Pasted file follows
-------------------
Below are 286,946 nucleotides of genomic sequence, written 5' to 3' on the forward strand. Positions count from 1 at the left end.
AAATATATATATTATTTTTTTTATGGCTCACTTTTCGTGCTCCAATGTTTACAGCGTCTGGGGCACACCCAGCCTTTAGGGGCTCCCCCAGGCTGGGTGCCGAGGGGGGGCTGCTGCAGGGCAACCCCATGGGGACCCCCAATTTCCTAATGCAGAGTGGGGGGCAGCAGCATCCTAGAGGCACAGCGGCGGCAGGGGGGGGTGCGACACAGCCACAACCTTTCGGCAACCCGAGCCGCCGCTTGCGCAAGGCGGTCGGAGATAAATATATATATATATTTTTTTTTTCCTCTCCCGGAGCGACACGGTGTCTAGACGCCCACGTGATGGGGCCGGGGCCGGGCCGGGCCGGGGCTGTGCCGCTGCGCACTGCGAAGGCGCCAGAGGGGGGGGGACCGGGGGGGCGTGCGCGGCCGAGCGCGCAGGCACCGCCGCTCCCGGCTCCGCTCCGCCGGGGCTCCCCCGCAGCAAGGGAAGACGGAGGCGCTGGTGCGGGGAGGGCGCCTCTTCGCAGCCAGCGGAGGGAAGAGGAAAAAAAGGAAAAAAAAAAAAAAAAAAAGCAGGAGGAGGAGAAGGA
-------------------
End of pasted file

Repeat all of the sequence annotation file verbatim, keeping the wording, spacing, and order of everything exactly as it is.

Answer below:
Below are 286,946 nucleotides of genomic sequence, written 5' to 3' on the forward strand. Positions count from 1 at the left end.
AAATATATATATTATTTTTTTTATGGCTCACTTTTCGTGCTCCAATGTTTACAGCGTCTGGGGCACACCCAGCCTTTAGGGGCTCCCCCAGGCTGGGTGCCGAGGGGGGGCTGCTGCAGGGCAACCCCATGGGGACCCCCAATTTCCTAATGCAGAGTGGGGGGCAGCAGCATCCTAGAGGCACAGCGGCGGCAGGGGGGGGTGCGACACAGCCACAACCTTTCGGCAACCCGAGCCGCCGCTTGCGCAAGGCGGTCGGAGATAAATATATATATATATTTTTTTTTTCCTCTCCCGGAGCGACACGGTGTCTAGACGCCCACGTGATGGGGCCGGGGCCGGGCCGGGCCGGGGCTGTGCCGCTGCGCACTGCGAAGGCGCCAGAGGGGGGGGGACCGGGGGGGCGTGCGCGGCCGAGCGCGCAGGCACCGCCGCTCCCGGCTCCGCTCCGCCGGGGCTCCCCCGCAGCAAGGGAAGACGGAGGCGCTGGTGCGGGGAGGGCGCCTCTTCGCAGCCAGCGGAGGGAAGAGGAAAAAAAGGAAAAAAAAAAAAAAAAAAAGCAGGAGGAGGAGAAGGA